The resulting coffee cake was nice and moist, and oh so delicious. The girls loved it, I loved it, our friends loved it and my co-workers loved it. I took what wasn't eaten to work so that Cameron and I wouldn't indulge in the last half of it. Whatever we can do to keep the calories down, right?

If a promised baking experience every weekend results in happy weeks, I think my life will be easy. Helps that I love baking and my co-workers are happy to take whatever is leftover off our hands - that helps our waistlines considerably. 

Aug 19, 2014

Preserving the Harvest - Overn Roasted & Dehydrated Tomatoes


Unlike our basil, our tomato crop this year have been less than stellar. It;s not that we haven't yielded high number, just that the actual fruit has been small. Our Early girls, which should be the size of a vine-ripened tomato found at the store, ended up looking like extra large cherry tomatoes. In fact, I think we had cherry tomatoes last year the same size!

We also planted Romas. These didn't grow very large either - not even to the size of what you find in the store. But, given this was a learning year (more water earlier on, and fertilizer/nutrition for the soil next year) and that we still have plenty of tomatoes from last year frozen in our freezer in the garage, I decided to experiment in ways to use these tiny tomatoes this year.


We eat Greek salad for lunch on a weekly basis, and I've been using our home grown tomatoes for this salad each week - using up 6 to 8 at a time. And even at that rate we couldn't use them up, we do have that many. After reading my September issue of Martha Stewart Living, I decided to give Oven-roasted tomatoes a try. 


So last week, I set about rinsing, slicing and spicing up our tomatoes, laying the tomatoes halves, skin side down on cookie sheets lined with parchment. With the oven set at 250 degrees, it took 3 hours to get the tomatoes to a perfect sun-dried tomato-like consistency. And the house smelled delicious. I then canned the halves up in 1/2 quart canning jars, surrounded by 1/2 olive oil and 1/2 veggie oil. Because I jarred the tomatoes straight from the cookie sheets, 2 or the 3 jars sealed from the heat. The 3rd ended up sealing while in the refrigerator (we even tested it by taking it out of the fridge and letting it come to room temperature throughout an entire day).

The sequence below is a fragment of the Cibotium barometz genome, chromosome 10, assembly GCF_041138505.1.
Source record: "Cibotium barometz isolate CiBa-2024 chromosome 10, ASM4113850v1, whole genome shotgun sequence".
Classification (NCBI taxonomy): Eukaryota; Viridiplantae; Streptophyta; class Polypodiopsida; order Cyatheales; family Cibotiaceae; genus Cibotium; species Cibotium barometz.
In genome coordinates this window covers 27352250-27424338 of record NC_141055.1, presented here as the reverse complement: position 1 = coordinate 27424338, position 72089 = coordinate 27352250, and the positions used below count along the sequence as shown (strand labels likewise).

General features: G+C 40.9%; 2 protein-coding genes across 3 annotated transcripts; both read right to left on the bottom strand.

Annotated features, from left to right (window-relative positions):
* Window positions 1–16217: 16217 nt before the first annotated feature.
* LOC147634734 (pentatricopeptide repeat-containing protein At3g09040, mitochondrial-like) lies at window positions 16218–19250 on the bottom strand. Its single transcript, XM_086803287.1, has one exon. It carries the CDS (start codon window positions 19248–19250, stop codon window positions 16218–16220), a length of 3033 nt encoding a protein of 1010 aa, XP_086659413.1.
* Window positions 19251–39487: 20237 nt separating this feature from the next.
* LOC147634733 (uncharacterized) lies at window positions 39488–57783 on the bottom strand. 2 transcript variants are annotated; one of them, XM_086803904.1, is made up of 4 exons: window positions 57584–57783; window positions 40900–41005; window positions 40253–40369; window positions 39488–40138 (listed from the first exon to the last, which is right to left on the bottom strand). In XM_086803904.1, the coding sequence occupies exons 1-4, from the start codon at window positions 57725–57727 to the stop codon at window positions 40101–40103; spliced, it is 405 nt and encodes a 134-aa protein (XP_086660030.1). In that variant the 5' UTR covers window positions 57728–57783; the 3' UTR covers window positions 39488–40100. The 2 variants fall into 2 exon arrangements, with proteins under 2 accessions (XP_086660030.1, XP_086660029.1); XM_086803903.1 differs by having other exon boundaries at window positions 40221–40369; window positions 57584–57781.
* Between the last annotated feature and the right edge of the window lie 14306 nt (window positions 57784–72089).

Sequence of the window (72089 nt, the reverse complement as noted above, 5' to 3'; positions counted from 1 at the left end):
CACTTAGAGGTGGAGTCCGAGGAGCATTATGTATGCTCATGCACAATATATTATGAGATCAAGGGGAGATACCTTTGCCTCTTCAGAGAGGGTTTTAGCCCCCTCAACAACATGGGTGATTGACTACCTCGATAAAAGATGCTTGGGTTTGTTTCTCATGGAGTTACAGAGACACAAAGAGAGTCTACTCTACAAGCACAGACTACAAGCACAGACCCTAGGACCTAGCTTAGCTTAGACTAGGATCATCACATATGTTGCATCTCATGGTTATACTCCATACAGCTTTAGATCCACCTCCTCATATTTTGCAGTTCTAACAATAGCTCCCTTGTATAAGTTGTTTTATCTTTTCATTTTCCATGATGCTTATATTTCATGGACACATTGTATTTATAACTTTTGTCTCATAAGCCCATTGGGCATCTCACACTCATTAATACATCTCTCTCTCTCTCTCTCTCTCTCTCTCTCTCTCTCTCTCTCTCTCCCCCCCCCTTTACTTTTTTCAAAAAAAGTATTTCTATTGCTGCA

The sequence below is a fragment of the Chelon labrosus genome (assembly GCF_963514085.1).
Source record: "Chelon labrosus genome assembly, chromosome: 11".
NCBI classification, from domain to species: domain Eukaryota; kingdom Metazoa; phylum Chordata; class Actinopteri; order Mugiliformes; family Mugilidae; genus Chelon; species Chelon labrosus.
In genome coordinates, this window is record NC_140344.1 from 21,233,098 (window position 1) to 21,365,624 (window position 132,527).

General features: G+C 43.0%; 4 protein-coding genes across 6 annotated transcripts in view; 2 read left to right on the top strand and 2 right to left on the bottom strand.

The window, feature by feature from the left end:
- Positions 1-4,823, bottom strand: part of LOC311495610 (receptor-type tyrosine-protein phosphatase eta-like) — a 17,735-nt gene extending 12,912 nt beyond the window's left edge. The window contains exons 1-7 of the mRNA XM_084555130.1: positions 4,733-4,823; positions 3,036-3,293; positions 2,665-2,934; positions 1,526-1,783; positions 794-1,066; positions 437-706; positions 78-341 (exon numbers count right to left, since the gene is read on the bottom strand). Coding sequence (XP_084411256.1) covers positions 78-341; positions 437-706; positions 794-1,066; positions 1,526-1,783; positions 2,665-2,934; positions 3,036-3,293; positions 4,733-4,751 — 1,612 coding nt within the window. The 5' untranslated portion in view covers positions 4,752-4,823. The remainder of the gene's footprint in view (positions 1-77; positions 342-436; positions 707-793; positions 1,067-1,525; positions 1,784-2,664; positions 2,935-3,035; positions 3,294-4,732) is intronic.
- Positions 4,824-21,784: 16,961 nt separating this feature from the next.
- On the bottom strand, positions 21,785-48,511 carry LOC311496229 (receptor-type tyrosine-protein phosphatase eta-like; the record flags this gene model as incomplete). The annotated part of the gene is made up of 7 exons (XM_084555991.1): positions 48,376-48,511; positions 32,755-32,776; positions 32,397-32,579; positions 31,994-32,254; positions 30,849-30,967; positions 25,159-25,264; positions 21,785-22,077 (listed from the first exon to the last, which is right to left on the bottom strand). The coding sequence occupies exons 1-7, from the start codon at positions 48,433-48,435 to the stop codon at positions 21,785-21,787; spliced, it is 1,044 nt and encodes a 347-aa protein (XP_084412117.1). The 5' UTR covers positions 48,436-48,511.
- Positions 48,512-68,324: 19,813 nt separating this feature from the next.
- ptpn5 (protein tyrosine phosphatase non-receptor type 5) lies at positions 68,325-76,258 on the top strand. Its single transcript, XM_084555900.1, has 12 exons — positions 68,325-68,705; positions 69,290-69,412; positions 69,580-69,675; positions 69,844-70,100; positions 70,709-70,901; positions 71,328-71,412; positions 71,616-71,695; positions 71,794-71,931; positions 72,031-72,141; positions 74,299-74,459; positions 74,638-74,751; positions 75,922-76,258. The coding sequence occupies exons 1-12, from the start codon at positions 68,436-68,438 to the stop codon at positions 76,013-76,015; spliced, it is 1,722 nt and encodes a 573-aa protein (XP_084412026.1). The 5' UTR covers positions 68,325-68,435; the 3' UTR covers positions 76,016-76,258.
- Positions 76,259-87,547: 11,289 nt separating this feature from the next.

But given that our oven is gas and we are on propane, over-dried tomatoes isn't exactly economical, even in summer (especially given that we then have the AC going more).

We recently had solar installed, so I decided to give the dehydrator a second go, this time set up in the garage. That way I could poke my head in on the progress versus going absolutely batty listening to the fan in it. We put the tomatoes in for 5 hours at 160 degrees. After that, the tomatoes were almost done. An extra hour in the oven at 250 finished them off and provided the charred edges that I love so much. 

Again, I jarred the tomatoes immediately, with 3 of 5 sealing that night. The other two jars I simmered in water on the over for 30 minutes to get them to seal. 

I can't wait to use these on food soon. I love sun-dried tomatoes, whether blended with garlic and used as a spread with or without cheese, or mixed in with Alfredo sauce and pasta. Honestly I could just snack on these suckers. We tried a few right off the cookie sheets and they were delicious.